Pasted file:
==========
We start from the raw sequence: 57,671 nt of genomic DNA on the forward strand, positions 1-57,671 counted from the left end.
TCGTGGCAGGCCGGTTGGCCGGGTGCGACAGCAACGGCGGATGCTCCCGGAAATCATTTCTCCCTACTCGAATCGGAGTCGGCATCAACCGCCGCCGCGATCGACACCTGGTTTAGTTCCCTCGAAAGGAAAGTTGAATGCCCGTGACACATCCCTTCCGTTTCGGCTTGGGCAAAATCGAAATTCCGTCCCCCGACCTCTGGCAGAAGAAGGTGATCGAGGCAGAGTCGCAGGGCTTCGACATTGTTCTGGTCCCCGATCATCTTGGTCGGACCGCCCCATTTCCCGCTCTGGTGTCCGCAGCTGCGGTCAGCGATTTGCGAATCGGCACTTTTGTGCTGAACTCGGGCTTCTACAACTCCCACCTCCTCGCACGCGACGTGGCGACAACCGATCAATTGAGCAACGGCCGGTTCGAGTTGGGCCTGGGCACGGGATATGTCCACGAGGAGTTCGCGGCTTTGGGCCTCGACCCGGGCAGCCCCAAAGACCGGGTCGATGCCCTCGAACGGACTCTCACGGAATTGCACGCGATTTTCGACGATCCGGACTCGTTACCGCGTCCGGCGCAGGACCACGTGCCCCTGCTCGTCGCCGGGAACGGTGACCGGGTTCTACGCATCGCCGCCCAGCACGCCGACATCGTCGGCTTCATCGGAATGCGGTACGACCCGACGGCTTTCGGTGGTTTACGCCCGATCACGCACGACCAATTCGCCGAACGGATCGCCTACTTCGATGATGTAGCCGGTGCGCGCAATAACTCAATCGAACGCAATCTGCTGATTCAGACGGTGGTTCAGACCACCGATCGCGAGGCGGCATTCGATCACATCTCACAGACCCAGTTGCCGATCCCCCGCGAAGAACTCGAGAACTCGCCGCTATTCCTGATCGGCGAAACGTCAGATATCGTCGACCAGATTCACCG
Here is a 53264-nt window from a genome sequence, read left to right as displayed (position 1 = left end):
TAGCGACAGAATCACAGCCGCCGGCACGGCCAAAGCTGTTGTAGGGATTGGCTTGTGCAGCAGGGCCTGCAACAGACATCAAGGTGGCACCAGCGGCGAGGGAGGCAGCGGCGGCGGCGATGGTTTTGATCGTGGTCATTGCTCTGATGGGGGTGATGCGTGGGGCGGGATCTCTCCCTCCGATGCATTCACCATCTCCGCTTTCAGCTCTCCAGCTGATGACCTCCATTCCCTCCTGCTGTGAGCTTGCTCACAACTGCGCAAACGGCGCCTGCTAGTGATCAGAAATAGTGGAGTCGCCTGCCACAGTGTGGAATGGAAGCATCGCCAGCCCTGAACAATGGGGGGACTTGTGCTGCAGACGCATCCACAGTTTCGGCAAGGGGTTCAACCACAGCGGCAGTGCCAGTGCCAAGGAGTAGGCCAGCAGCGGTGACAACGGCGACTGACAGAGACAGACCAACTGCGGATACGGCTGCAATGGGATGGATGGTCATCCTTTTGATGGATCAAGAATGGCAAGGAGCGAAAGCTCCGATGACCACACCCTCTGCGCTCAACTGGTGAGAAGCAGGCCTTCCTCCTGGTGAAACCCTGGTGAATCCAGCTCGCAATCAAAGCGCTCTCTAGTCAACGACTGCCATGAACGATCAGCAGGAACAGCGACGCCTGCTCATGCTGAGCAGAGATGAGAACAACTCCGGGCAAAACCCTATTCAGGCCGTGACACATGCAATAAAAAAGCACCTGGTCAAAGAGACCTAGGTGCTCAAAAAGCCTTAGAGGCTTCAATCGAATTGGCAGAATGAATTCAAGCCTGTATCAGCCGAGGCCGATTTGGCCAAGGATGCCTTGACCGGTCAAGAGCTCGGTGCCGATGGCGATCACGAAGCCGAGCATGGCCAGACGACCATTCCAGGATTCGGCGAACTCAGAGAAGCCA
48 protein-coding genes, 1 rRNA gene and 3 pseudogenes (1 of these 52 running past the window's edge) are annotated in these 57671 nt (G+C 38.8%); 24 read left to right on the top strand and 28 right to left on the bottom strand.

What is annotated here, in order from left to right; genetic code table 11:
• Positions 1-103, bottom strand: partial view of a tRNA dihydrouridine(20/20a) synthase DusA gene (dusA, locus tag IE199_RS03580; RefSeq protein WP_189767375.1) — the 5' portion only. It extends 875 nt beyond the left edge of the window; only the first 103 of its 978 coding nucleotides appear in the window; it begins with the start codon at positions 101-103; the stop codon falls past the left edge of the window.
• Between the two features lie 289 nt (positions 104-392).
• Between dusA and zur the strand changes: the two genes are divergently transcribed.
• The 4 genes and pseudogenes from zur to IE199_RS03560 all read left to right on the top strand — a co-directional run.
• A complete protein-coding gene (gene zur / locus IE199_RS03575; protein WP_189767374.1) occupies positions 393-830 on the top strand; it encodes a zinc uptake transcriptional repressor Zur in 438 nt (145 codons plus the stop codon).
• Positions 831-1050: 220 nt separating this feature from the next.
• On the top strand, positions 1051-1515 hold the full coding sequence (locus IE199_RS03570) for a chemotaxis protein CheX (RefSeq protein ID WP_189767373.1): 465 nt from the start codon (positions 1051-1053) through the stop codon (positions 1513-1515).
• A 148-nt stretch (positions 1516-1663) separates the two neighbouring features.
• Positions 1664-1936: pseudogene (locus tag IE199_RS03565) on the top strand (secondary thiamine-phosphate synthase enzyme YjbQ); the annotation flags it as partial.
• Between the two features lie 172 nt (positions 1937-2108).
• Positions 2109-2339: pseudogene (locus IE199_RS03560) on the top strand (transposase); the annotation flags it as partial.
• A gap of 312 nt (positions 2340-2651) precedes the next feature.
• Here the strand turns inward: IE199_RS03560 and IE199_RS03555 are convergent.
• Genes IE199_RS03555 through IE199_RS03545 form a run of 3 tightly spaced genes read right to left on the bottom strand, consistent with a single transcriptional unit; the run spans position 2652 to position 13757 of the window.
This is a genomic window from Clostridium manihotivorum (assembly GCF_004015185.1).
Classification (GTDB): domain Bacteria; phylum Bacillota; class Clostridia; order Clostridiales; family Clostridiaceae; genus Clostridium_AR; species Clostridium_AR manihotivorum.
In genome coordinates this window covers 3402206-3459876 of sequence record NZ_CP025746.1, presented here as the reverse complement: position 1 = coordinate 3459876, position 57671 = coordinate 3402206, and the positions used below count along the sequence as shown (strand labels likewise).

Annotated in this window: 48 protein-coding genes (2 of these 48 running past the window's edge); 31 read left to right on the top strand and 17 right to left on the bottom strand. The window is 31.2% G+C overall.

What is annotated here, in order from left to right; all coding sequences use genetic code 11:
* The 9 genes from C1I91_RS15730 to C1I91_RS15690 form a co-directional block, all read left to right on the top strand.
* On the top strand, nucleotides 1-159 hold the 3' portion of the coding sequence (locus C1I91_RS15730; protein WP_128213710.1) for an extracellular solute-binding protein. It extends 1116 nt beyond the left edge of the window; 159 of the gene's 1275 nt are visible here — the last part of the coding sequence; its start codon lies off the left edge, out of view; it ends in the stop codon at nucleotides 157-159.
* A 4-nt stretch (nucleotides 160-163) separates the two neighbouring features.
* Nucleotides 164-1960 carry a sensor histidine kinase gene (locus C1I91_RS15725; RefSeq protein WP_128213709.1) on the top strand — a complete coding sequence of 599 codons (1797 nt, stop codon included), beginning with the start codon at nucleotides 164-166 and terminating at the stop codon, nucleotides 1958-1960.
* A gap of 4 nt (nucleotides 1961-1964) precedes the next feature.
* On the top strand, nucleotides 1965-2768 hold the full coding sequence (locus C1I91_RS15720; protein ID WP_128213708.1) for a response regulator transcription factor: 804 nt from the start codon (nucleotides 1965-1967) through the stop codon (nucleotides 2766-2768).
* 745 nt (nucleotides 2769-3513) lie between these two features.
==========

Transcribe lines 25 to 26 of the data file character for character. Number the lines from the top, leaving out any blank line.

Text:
What is annotated here, in order from left to right; all coding sequences use genetic code 11:
* The 9 genes from C1I91_RS15730 to C1I91_RS15690 form a co-directional block, all read left to right on the top strand.